Check-Six’s tournament was a little less impressive than the others. They didn’t have to play Hyper, a good team even during an off tournament. They didn’t quite blow people out of the water like rSports and Forbidden did. Don’t get me wrong, they earned the third place finish. I just don’t think they dominated the way rSports and Forbidden did. They did manage to give rSports one of their two losses (a 10-9 overtime victory, which rSports later repaid with a 10-4 whoopin’). Overall it was a good showing for them, and I’m sure they’re thrilled with the spot in the CGS Qualifying tournament.
rSports, official team of Eric “brawwr” Neer, had an excellent tournament. They lost two matches by a total of three rounds and they were the only team to beat Forbidden before losing 8-10 in the Grand Finals. (If you’re wondering about the weird round scores and you’ve having been following CGS, rules have been changed for the eventual TV coverage. Instead of having two 15-round halves, there are only 9 rounds in a half. Basically, losing 10-8 is the equivalent of losing 16-14 in the old round system.) In the new Source Pwnage Rankings I mentioned that rSports lost 4-26 to 3D in CEVO, and of course that factored into my prediction for them. What I didn’t know was that there were a lot of strange circumstances for that match – their stratcaller couldn’t play, and a couple roster situations were coming to a head, as well. They’ve been a little overlooked (especially by Yours Truly), but I guarantee that’s not going to happen anymore. The only thing missing from their coming out party at the LAN was a banner and a cake.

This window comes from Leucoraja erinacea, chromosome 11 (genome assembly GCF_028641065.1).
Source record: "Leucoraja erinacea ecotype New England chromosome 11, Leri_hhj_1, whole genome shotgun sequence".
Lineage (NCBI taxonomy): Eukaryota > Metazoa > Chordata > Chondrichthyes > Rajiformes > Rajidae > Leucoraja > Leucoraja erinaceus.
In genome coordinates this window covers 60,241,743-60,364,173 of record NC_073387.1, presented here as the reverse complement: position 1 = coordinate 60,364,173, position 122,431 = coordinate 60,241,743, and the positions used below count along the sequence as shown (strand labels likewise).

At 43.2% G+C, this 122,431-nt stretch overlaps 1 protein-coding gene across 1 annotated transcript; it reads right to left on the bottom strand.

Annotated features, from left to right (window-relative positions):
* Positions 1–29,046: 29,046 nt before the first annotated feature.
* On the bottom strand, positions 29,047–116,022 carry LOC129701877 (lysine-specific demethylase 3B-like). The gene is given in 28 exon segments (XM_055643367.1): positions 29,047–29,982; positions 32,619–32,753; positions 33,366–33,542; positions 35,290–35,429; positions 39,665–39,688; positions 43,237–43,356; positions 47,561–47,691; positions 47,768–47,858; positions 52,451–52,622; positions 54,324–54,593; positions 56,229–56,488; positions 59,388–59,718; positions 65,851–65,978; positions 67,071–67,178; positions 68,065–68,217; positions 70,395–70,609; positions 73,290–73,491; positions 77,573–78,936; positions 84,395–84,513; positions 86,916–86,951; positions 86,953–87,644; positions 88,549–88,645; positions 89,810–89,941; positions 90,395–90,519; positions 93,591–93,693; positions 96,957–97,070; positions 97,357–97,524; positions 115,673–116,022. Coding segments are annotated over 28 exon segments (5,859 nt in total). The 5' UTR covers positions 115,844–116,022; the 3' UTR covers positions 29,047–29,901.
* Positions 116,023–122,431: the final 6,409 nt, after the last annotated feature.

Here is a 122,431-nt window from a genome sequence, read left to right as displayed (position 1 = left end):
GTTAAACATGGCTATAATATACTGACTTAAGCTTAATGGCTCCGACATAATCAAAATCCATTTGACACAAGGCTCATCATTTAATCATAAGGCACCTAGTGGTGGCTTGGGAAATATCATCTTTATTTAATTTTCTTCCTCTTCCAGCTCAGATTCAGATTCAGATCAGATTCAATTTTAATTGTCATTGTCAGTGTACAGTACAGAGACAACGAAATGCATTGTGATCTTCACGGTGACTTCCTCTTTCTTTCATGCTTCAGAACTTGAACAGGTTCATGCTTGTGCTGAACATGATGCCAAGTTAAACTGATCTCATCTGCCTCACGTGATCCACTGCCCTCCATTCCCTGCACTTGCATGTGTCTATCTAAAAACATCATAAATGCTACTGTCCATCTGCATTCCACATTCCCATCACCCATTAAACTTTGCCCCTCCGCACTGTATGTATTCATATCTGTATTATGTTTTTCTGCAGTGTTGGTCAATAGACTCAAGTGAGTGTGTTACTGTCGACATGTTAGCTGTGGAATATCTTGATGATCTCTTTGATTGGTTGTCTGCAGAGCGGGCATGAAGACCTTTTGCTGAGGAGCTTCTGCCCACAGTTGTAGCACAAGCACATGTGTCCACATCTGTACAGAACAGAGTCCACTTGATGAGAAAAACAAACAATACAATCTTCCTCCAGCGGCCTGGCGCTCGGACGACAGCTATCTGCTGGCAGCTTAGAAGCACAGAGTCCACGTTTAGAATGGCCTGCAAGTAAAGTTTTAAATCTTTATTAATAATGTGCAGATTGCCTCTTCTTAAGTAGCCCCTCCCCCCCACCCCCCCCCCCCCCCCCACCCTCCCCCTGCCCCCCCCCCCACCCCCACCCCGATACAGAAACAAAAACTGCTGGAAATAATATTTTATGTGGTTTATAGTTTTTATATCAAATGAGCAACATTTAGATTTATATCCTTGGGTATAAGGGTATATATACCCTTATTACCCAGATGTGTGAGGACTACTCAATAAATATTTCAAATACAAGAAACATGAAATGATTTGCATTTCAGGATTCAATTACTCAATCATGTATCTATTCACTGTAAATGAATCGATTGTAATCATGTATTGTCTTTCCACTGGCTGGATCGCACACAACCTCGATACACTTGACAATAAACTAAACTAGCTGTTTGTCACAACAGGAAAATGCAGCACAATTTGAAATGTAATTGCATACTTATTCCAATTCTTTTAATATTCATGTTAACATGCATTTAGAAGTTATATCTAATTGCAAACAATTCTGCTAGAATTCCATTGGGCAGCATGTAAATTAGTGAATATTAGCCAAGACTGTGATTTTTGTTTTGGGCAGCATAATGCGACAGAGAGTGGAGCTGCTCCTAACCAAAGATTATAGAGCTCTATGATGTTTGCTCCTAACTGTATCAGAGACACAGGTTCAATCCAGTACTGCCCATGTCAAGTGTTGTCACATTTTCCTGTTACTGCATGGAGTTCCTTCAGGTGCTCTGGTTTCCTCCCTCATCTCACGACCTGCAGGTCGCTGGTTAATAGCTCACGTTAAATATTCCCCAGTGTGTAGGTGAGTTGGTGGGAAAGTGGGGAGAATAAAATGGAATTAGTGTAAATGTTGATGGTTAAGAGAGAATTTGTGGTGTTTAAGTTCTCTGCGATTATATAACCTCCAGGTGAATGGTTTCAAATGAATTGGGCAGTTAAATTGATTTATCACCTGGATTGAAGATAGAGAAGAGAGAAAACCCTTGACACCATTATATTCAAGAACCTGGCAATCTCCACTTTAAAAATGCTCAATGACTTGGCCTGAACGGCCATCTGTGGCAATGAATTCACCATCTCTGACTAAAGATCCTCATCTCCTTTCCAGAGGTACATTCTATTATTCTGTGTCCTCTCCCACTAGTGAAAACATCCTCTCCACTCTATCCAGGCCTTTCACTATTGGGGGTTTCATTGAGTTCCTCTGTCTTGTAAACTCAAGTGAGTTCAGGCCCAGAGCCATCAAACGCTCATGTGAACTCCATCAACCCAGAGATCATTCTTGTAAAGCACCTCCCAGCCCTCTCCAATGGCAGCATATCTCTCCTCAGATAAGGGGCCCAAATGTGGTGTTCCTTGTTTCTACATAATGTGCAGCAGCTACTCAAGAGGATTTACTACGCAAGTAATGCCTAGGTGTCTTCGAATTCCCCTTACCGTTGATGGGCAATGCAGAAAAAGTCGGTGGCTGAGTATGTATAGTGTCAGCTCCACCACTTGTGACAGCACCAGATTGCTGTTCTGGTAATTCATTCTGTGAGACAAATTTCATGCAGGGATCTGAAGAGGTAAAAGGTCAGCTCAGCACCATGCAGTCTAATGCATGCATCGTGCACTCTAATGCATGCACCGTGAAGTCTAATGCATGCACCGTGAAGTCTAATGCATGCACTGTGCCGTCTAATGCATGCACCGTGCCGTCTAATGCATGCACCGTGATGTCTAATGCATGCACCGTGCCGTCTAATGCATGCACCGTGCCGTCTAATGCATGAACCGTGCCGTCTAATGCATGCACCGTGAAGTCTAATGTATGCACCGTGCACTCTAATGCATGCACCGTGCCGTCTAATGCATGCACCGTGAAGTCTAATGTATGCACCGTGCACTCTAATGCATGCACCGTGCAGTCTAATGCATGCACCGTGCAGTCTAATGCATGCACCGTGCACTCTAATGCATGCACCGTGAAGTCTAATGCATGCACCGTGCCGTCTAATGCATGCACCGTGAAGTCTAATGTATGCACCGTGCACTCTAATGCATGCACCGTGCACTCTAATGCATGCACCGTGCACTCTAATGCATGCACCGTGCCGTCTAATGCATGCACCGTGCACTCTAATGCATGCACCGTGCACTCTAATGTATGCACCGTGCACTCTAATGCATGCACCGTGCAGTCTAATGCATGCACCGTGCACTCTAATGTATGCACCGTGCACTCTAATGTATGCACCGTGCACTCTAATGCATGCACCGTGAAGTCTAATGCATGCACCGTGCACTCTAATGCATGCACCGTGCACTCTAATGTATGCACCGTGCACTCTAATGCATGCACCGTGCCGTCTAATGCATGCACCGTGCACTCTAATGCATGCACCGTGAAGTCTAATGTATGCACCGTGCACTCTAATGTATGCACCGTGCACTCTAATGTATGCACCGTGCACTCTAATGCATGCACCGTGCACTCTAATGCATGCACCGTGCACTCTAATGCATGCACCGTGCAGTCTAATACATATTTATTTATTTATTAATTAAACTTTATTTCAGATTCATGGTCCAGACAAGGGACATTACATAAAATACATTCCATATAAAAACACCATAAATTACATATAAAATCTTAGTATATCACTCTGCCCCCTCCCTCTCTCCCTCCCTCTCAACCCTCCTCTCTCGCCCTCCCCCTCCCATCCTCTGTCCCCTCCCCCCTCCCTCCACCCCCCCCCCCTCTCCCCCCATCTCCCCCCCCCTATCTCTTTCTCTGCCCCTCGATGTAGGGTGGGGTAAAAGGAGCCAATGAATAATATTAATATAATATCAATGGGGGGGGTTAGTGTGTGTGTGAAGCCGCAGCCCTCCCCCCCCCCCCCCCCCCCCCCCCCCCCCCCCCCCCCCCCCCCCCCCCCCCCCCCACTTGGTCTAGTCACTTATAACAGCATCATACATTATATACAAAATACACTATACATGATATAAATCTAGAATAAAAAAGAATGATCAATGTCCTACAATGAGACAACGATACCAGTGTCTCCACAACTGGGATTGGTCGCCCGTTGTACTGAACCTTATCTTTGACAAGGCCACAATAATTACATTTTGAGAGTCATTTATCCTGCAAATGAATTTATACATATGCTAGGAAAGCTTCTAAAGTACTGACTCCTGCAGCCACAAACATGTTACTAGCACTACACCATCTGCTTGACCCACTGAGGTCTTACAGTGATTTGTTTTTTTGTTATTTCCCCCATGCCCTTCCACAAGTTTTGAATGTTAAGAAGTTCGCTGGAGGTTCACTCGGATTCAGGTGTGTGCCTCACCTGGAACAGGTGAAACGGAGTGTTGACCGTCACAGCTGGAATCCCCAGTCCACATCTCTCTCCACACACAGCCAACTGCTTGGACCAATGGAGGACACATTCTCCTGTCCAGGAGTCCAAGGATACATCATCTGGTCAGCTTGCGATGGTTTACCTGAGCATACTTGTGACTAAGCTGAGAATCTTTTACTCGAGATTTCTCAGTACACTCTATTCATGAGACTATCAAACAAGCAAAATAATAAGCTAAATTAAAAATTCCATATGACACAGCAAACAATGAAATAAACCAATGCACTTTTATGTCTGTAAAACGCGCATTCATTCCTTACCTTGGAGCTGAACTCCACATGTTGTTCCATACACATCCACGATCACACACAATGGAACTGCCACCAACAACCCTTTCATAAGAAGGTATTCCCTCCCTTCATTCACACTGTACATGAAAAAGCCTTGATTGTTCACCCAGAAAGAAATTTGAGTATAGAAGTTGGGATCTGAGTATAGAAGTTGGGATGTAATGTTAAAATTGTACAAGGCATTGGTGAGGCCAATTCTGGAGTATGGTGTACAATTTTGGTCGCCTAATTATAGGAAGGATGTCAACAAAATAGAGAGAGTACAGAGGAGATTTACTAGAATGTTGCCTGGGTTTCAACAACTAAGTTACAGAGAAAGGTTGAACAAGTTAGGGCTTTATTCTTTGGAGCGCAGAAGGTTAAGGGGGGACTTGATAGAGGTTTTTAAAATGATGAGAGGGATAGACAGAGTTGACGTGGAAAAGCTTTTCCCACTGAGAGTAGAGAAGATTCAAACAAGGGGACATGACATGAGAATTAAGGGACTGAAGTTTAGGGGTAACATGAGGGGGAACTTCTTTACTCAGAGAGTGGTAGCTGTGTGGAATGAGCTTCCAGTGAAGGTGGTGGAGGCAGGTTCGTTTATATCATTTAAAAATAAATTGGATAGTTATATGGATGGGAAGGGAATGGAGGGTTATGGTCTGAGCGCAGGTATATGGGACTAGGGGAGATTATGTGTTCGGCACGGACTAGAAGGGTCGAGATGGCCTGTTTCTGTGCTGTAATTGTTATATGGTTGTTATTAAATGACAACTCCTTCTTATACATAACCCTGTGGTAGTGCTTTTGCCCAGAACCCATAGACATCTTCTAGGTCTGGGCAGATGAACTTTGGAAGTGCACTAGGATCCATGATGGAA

As for Forbidden, they were clearly the class of the LAN. They only lost once and they spanked Hyper 10-4. The core of the team is basically the core of the old verGe team that was the Red Sox to EFG’s Yankees. I only wish that the team was competing in the CEVO playoffs, it’s a shame for the fans that we don’t get to see them play against 3D and coL until … uh … I don’t even know when. For now we’ll just have to live off the memory of them running through the competition at this LAN. This was the one team that lived up to the hype, although based on their finish they still might have been underestimated. Of course, not everybody did so well, and there were three teams in particular that had a disappointing tournament.
3. verGe – This ties into Forbidden, as mentioned. Think they want a do-over on their roster changes? I wouldn’t dare call the players they have now bad, but it’s clear there’s something missing. It might be chemistry, it might be ingame leadership, but I don’t think it’s skill. The pieces are all there, but they’re not fitting.
So that, of course, leads to more roster changes, which only exacerbates their team chemistry problems. What’s one of the biggest things the best teams have in common (most notably coL and 3D, but also Pandemic and JMC in 1.6)? Stability. Not just as organizations, but in their rosters. They pick up players that fit together. They don’t try to create an all-star lineup based solely on talent. 3D probably could have convinced at least a dozen top players to replace rectOOOOr when he was struggling early in the CEVO season. But instead of switching up the rosters, they stuck with him. His play has improved, and 3D’s patience is being rewarded with a lot of wins.
It takes time to build a team. You can’t just throw five players together and have them all work out. Well, you can, but you’d need Ms. Cleo to help with the predictions. Otherwise it's just luck if a team of five (basically random) players all fit in well together. Hopefully this incarnation of verGe lasts a little longer, because they have the potential to be a great team – they just need to stick around long enough to be called that.
2. Hyper – Which leads me to another team: Hyper. I don’t understand what was wrong with the old lineup. They beat coL once in the Intel Invitational and in CEVO, and they barely lost in the Intel Finals … and all of a sudden that team isn’t good enough? Players need to be replaced?